Good documentation doesn’t come easy
Documenting source code is rarely something a coder likes to do. I’m just as guilty as anyone else. I know it’s a “good thing”, but my natural inclination is to code first and document later. Sometimes later comes so late that it’s a chore to get it done. I’ve been forcing myself to document as I go, and it usually works out pretty well in the end.
I’m a control freak
What’s made this process easier for me is to completely dump the notion of auto-generated documentation (I’m looking at you, javadoc, jsdoc, yuidoc, ruby-doc and the like). Instead, I favor writing the documentation for a given piece of code with markdown.
You can also read more about this open source project at joapp.com.
Continuing with my explorations in the webOS 1.4.5 SDK, I’ve picked out a couple of other useful calls to the PalmSystem object. Both can be added to the “hello world” example I started in part one, and they’re really quick.
A common requirement for mobile apps is the ability to respond to device orientation. I’m still digging around to see where you can hook into these events, but in the meantime here’s a simple call which is quite useful:
This tells webOS to let your app rotate along with the device orientation, switching from portrait to landscape as necessary. It’s a high-value one-liner call which should serve most orientation needs.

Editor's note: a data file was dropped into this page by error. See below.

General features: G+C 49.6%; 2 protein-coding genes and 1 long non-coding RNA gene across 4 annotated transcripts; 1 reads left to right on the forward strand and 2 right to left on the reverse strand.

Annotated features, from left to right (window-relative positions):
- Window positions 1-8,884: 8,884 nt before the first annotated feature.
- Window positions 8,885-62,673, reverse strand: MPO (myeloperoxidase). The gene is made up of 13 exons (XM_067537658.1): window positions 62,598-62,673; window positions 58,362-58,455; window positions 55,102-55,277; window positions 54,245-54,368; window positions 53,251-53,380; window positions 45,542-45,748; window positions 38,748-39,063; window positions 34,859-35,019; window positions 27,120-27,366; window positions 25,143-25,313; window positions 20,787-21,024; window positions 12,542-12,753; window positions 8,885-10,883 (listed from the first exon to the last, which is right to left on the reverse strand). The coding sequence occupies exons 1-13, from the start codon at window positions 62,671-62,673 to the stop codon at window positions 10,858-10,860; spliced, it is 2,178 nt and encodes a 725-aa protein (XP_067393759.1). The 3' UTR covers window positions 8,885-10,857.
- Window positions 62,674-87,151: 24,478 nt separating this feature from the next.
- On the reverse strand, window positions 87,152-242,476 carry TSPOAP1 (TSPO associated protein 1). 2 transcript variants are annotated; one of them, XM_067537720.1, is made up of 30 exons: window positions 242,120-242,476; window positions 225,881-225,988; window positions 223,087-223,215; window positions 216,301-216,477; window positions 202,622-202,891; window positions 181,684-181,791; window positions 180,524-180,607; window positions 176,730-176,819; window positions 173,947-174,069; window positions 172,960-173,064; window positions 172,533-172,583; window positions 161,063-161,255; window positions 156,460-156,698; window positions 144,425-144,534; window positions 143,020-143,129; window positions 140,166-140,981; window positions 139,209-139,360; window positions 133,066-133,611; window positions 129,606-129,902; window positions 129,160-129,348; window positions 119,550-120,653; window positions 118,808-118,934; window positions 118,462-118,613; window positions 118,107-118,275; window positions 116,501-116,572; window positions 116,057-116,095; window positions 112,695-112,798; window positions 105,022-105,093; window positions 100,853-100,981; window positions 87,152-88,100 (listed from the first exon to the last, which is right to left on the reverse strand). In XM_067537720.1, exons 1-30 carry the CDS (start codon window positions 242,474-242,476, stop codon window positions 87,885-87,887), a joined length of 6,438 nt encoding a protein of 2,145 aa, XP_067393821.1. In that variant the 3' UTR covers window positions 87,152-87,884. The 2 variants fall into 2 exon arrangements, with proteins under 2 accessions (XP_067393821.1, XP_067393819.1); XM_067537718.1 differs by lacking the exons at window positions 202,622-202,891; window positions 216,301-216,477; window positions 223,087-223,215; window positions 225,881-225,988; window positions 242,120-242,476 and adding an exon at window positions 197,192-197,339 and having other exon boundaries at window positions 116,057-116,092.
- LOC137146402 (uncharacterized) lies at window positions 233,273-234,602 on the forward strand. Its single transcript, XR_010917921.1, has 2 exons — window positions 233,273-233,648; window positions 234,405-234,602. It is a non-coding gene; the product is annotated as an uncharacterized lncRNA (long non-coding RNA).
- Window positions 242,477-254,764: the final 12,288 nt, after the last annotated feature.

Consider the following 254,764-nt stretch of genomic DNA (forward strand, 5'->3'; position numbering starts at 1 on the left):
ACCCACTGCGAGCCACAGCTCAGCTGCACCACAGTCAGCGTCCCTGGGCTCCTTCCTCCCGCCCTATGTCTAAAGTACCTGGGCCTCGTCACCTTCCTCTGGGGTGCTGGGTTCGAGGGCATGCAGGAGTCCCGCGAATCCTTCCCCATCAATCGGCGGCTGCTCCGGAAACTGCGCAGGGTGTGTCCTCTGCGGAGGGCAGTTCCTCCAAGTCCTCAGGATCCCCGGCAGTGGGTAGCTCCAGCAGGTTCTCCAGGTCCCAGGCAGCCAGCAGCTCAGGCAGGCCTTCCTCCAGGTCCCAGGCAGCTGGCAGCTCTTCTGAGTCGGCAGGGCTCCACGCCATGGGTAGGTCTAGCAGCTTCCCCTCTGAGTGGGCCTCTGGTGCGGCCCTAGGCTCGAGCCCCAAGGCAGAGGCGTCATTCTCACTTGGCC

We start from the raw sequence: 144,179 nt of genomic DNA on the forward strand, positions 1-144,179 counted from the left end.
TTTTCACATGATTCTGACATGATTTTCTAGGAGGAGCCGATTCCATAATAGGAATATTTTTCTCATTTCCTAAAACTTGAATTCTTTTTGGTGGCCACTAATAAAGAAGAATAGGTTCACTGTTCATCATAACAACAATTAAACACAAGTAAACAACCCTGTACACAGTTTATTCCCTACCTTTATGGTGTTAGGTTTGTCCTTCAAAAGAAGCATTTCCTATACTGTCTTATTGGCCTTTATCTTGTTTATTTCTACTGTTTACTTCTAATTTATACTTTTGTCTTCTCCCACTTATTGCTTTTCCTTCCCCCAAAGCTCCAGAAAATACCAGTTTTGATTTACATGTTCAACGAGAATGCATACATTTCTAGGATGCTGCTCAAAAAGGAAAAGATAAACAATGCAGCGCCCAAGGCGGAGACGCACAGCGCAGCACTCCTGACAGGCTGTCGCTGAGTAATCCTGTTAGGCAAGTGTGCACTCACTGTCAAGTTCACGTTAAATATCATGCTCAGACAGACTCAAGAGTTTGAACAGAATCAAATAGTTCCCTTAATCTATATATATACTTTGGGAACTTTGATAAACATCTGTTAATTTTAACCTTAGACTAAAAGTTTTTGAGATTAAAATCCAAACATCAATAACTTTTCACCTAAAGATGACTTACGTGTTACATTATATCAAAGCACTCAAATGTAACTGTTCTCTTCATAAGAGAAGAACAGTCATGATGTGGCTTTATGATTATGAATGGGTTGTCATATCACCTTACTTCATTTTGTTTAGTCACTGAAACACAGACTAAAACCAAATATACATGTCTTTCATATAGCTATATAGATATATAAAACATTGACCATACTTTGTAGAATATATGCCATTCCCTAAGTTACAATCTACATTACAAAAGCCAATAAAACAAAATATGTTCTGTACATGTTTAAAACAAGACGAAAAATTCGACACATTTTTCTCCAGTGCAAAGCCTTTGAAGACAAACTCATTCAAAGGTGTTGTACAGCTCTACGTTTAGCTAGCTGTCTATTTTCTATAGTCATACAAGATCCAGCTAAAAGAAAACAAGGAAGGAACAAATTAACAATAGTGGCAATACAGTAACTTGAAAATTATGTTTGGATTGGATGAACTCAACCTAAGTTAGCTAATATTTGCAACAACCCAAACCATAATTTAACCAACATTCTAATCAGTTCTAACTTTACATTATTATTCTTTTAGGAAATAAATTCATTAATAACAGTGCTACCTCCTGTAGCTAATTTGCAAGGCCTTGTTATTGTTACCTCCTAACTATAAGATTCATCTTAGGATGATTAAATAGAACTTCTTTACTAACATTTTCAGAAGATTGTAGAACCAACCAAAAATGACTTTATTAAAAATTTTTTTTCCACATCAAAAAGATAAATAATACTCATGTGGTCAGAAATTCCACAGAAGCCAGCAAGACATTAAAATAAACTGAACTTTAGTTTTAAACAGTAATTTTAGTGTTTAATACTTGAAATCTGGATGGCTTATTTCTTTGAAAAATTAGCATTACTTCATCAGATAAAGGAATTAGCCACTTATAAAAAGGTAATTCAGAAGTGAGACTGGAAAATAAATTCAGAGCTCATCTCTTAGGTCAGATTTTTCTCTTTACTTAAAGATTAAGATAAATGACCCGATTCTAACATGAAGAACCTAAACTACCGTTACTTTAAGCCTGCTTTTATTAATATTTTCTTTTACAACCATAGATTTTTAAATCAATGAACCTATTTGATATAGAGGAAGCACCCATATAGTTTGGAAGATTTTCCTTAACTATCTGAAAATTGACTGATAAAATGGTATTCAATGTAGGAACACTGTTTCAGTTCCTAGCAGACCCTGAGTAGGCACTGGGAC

You can also specify a “locked” orientation with different strings in place of “free”. Options are: up (default portrait), down, left and right. So if you have a side-scroller game that would benefit from horizontal presentation, just use:
Step one: Make a web app and test it in Chrome or Safari.
<!DOCTYPE html PUBLIC "-//W3C//DTD HTML 4.01//EN"
<meta http-equiv="Content-Type" content="text/html; charset=utf-8">
Save this into a new folder (using a folder name of “hello” in this example) as index.html. This will become your app folder. You can test your app in Chrome or Safari by simply opening this file in your browser. Not terribly impressive, but hey, it’s a start.
Wasn’t quite ready to put this out into the wild, but then I didn’t exactly set it to “private” on GitHub, now did I?
Check out the docs at: http://joapp.com/jo
The current dev build (with docs and libs built) is available for download at: http://github.com/davebalmer/jo/downloads
And the source is available at GitHub as well (freeBSD license): http://github.com/davebalmer/jo
Have fun, and remember that the framework is working, but still under development. Please send me feedback (especially bugs).